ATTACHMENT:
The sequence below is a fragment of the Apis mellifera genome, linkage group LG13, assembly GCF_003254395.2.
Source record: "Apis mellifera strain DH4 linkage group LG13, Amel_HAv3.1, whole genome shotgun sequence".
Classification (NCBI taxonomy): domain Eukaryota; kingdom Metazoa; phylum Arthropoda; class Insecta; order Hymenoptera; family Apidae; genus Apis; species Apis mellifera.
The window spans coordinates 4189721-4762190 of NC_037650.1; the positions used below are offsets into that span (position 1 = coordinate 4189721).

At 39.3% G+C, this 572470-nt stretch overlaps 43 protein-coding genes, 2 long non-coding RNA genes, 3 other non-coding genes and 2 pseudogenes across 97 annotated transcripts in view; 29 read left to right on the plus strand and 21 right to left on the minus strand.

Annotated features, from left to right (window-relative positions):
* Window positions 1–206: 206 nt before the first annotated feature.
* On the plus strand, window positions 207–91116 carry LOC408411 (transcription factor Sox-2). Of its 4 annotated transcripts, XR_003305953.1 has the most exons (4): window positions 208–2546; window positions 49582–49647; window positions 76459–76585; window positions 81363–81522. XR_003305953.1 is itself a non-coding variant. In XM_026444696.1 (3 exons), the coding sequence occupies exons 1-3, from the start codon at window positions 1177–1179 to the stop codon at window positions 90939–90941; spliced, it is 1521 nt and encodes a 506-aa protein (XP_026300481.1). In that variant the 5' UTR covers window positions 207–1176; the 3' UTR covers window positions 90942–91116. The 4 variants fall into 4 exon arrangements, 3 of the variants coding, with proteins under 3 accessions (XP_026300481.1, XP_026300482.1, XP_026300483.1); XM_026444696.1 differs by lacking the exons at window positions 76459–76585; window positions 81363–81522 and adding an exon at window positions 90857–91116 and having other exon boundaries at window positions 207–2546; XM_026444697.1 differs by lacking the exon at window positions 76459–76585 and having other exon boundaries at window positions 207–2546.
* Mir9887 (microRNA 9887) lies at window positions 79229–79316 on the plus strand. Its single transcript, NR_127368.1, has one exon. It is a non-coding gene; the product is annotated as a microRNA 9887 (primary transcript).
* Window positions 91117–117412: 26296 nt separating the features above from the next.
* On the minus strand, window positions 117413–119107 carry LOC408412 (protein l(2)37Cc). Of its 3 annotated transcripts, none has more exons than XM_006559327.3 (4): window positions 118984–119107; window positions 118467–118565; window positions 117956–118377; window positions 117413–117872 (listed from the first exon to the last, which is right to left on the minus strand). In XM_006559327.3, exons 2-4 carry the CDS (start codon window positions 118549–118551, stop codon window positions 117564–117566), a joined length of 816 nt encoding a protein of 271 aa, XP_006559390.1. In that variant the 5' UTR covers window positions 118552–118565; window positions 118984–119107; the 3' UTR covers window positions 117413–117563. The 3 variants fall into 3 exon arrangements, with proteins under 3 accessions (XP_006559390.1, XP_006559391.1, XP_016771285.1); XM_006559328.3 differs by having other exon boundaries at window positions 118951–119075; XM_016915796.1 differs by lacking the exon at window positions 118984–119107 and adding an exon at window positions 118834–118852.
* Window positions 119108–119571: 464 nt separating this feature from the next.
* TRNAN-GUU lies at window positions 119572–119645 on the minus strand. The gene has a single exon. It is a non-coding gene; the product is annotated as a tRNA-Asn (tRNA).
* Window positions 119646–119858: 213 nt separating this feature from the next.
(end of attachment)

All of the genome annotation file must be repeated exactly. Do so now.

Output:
The sequence below is a fragment of the Apis mellifera genome, linkage group LG13, assembly GCF_003254395.2.
Source record: "Apis mellifera strain DH4 linkage group LG13, Amel_HAv3.1, whole genome shotgun sequence".
Classification (NCBI taxonomy): domain Eukaryota; kingdom Metazoa; phylum Arthropoda; class Insecta; order Hymenoptera; family Apidae; genus Apis; species Apis mellifera.
The window spans coordinates 4189721-4762190 of NC_037650.1; the positions used below are offsets into that span (position 1 = coordinate 4189721).

At 39.3% G+C, this 572470-nt stretch overlaps 43 protein-coding genes, 2 long non-coding RNA genes, 3 other non-coding genes and 2 pseudogenes across 97 annotated transcripts in view; 29 read left to right on the plus strand and 21 right to left on the minus strand.

Annotated features, from left to right (window-relative positions):
* Window positions 1–206: 206 nt before the first annotated feature.
* On the plus strand, window positions 207–91116 carry LOC408411 (transcription factor Sox-2). Of its 4 annotated transcripts, XR_003305953.1 has the most exons (4): window positions 208–2546; window positions 49582–49647; window positions 76459–76585; window positions 81363–81522. XR_003305953.1 is itself a non-coding variant. In XM_026444696.1 (3 exons), the coding sequence occupies exons 1-3, from the start codon at window positions 1177–1179 to the stop codon at window positions 90939–90941; spliced, it is 1521 nt and encodes a 506-aa protein (XP_026300481.1). In that variant the 5' UTR covers window positions 207–1176; the 3' UTR covers window positions 90942–91116. The 4 variants fall into 4 exon arrangements, 3 of the variants coding, with proteins under 3 accessions (XP_026300481.1, XP_026300482.1, XP_026300483.1); XM_026444696.1 differs by lacking the exons at window positions 76459–76585; window positions 81363–81522 and adding an exon at window positions 90857–91116 and having other exon boundaries at window positions 207–2546; XM_026444697.1 differs by lacking the exon at window positions 76459–76585 and having other exon boundaries at window positions 207–2546.
* Mir9887 (microRNA 9887) lies at window positions 79229–79316 on the plus strand. Its single transcript, NR_127368.1, has one exon. It is a non-coding gene; the product is annotated as a microRNA 9887 (primary transcript).
* Window positions 91117–117412: 26296 nt separating the features above from the next.
* On the minus strand, window positions 117413–119107 carry LOC408412 (protein l(2)37Cc). Of its 3 annotated transcripts, none has more exons than XM_006559327.3 (4): window positions 118984–119107; window positions 118467–118565; window positions 117956–118377; window positions 117413–117872 (listed from the first exon to the last, which is right to left on the minus strand). In XM_006559327.3, exons 2-4 carry the CDS (start codon window positions 118549–118551, stop codon window positions 117564–117566), a joined length of 816 nt encoding a protein of 271 aa, XP_006559390.1. In that variant the 5' UTR covers window positions 118552–118565; window positions 118984–119107; the 3' UTR covers window positions 117413–117563. The 3 variants fall into 3 exon arrangements, with proteins under 3 accessions (XP_006559390.1, XP_006559391.1, XP_016771285.1); XM_006559328.3 differs by having other exon boundaries at window positions 118951–119075; XM_016915796.1 differs by lacking the exon at window positions 118984–119107 and adding an exon at window positions 118834–118852.
* Window positions 119108–119571: 464 nt separating this feature from the next.
* TRNAN-GUU lies at window positions 119572–119645 on the minus strand. The gene has a single exon. It is a non-coding gene; the product is annotated as a tRNA-Asn (tRNA).
* Window positions 119646–119858: 213 nt separating this feature from the next.